Search

Nelu

One year ago, today was an emotional rollercoaster. Just a few days prior we had received a call that my father-in-law had sadly passed away. He had been struggling with health issues resulting from alcoholism and been in and out of the hospital, so it wasn’t a complete shock but sorrowful none the less.

With less than 24 hours’ notice we booked 3 round trip tickets to Bucharest. A double connection and a 2-hour car ride later we arrived in Râmnicu Sărat. I have spent a lot of time in Romania over the years and experienced much of their lives but this was my first experience up close and personal with death. It was great seeing so many wonderful family members and seeing my wife’s hometown again.

As is common in Romania there were so many layers of tradition and I struggled to find people that could explain it all. I took notes (listed below) so I would not forget the experience. As today is the one-year anniversary I felt it was worth revisiting. They’re crude and were quickly taken in the moment but in their rawness they helped capture the experience.

Following the celebration of life we talked with family then walked the town to Pokémon. Surprisingly I found I had lots of memories here to build on and a pretty decent recollection of locations (those geocaching skills pay off in more than one way).

NOTES

-We stood around outside talking till the chapel bell sounded 12 times (noon). Mama gave me a pink towel on my left arm and a black ribbon on the left lapel

-Gathered around while the priest(s) sang

-Everyone got a handkerchief with a coin, candle and a pretzel

-There were lots of candles around Nelu displayed on a table and further surrounded by flowers (mostly roses)

-Towards the end we raised a basket and gathered around lifting and lowering it. People behind me placed a hand on me and pushed up and down in time with those in the center. In the basket was a cake that had writing which translates to “be remembered forever”. Also in the basket was a wine/oil mixture and two icons.

-They placed the casket (still open) on a cart and we had a funeral procession through the cemetery

-Before leaving the paved path we stopped and the priest sang and said another prayer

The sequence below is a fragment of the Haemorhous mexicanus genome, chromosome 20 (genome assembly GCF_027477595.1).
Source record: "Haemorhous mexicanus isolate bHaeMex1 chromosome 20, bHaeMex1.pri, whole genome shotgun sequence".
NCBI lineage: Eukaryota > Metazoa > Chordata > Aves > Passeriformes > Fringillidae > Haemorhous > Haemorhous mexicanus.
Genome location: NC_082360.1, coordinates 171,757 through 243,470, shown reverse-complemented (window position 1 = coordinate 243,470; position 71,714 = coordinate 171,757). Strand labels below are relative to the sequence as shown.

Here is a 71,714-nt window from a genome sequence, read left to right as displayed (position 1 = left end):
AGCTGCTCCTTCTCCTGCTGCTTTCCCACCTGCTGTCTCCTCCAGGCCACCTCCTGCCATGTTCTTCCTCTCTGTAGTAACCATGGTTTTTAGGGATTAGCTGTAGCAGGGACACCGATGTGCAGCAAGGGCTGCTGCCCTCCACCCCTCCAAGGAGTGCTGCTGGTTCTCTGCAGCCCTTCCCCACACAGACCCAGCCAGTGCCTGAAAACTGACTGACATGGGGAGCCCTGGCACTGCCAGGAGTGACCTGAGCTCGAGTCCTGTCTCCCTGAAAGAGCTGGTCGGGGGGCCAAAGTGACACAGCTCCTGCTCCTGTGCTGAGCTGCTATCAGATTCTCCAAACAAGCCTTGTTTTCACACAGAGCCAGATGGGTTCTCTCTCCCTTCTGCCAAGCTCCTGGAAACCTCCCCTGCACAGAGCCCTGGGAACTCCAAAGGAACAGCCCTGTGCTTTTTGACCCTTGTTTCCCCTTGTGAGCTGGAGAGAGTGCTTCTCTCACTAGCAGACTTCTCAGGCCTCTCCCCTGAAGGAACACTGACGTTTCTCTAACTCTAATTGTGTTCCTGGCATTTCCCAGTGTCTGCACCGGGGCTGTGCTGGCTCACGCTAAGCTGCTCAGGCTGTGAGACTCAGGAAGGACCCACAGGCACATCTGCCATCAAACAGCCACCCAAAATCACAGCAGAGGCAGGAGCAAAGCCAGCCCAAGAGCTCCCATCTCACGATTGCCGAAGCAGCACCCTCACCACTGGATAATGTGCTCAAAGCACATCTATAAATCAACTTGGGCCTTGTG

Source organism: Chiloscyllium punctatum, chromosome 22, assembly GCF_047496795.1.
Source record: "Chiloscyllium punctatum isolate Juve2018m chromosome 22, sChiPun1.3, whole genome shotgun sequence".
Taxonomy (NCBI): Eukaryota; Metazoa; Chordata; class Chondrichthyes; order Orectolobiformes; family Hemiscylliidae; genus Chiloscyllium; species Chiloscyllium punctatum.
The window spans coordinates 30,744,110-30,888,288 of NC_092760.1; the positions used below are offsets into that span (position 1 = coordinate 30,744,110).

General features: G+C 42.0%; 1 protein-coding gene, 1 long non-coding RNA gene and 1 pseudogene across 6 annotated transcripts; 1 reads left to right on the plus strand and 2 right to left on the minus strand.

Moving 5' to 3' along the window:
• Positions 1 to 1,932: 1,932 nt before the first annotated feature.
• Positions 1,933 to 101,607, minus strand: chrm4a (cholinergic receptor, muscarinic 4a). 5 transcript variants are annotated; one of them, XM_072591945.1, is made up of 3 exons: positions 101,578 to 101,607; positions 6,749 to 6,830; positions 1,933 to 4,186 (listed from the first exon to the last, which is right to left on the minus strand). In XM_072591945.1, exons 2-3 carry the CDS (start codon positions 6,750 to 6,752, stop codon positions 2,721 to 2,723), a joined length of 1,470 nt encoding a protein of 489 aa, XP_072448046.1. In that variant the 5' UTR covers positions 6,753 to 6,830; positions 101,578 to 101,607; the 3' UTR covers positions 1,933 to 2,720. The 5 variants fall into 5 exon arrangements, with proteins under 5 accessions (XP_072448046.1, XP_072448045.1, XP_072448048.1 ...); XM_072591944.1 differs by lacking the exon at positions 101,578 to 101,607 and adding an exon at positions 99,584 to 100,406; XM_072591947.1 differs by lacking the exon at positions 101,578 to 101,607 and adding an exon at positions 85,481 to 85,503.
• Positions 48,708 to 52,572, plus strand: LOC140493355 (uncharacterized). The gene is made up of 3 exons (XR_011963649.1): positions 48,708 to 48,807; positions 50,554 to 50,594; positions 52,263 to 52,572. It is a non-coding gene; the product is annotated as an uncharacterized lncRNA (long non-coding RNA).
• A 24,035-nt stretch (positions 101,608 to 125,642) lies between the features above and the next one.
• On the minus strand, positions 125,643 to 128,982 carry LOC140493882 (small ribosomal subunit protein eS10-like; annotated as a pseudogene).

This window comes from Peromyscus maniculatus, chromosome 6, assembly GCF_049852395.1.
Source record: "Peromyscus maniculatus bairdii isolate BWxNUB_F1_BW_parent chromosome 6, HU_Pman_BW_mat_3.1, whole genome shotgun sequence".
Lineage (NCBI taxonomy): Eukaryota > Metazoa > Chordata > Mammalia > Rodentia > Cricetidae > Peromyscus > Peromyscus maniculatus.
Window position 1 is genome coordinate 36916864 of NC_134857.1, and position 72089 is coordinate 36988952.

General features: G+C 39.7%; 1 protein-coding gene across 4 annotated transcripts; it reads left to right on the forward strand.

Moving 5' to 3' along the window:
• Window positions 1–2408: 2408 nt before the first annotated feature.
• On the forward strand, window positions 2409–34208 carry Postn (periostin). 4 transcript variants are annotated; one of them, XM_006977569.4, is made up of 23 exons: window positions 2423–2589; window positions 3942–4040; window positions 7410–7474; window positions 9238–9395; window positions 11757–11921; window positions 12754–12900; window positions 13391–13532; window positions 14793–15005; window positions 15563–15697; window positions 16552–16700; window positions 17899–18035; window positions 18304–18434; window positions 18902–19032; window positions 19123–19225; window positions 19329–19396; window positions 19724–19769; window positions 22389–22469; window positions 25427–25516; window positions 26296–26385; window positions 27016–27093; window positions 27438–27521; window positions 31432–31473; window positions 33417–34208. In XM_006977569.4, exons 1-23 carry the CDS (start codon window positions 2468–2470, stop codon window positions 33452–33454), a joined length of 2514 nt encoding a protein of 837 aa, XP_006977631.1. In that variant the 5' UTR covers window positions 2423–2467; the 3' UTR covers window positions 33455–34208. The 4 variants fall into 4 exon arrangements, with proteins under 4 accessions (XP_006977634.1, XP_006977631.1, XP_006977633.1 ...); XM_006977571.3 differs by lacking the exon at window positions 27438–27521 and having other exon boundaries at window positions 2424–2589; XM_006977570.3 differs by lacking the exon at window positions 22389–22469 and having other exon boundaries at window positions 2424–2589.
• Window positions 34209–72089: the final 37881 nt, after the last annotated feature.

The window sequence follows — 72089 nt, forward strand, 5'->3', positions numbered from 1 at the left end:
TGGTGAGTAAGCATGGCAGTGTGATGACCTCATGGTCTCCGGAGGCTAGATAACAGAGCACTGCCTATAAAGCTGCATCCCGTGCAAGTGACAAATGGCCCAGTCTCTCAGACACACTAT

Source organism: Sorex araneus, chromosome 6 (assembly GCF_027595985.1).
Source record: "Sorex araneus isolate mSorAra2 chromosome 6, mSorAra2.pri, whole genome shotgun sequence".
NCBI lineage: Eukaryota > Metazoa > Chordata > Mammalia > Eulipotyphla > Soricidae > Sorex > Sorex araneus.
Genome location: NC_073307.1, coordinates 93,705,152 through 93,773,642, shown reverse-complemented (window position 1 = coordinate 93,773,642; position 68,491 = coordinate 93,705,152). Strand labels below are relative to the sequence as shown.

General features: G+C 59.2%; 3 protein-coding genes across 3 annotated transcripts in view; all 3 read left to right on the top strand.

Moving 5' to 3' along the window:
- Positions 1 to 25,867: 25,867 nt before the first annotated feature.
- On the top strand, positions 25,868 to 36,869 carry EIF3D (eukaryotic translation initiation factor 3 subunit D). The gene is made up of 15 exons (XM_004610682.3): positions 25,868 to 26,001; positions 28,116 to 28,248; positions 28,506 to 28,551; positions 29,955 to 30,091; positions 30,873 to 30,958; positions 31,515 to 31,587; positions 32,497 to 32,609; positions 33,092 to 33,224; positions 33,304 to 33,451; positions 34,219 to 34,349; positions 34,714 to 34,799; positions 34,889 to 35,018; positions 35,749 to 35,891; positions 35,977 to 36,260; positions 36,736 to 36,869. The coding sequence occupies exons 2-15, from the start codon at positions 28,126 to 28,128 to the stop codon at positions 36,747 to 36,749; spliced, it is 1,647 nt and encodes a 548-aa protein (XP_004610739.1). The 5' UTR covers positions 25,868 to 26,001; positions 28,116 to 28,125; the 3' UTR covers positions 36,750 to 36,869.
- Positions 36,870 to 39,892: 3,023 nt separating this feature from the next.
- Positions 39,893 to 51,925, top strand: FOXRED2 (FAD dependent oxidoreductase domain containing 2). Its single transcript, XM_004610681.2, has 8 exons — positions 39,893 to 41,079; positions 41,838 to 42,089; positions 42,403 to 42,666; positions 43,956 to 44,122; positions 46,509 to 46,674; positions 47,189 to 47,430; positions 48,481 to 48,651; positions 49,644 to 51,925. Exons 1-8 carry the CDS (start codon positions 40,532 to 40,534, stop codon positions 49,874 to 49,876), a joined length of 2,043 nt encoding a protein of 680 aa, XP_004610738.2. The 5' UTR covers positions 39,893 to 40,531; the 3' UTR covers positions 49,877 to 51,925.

-Someone threw several coins on the ground in front of us and everyone scrambled to pick them up. Bridget and Ana each got one.

-Near the grave they raised the basket with the cake again (as before) with everyone radiating around

-Bridget got a small icon (Dana got one too, the only two)

-They sealed Nelu up and poured the wine/oil mixture on him. Oil for announcement and wine for the blood of Christ.

-They carried the now sealed casket to the grave site, lowered it with ropes and the priest sang/recited a prayer again

-We took turns sprinkling dirt on the casket then the workers started to shovel the rest

-We then threw the black ribbons we were wearing in the grave as they were shoveling

-I was instructed to remove the towel at this point. When I asked most people couldn’t explain why we wore them to begin with or why only male family members were given them just “its tradition”. I did find an elderly lady who works at the cemetery who explained it was to represent the blood of Christ (?) and because “the men are the head of the family.”

- We had Coliva cake in a cup as we were leaving (made with coconut, walnut and sprinkles, it was quite good). It turned out this was the cake from the basket we raised before and is traditional at funerals.

-As we were leaving the cemetery we washed our hands “to leave the dirt with the dead” and had to air dry them. (I was specifically told not to use the towel I was given earlier and wore).

-Then we went to a restaurant across the street and raised the basket again.

-We ate a 3 course meal and had blueberry tsuica. It’s tradition to feed and clothe needy people in honor of the lost loved one. (Free Hot Soup Romania). We gave out the food bags Bridget and I made yesterday.






7 views0 comments

Recent Posts

See All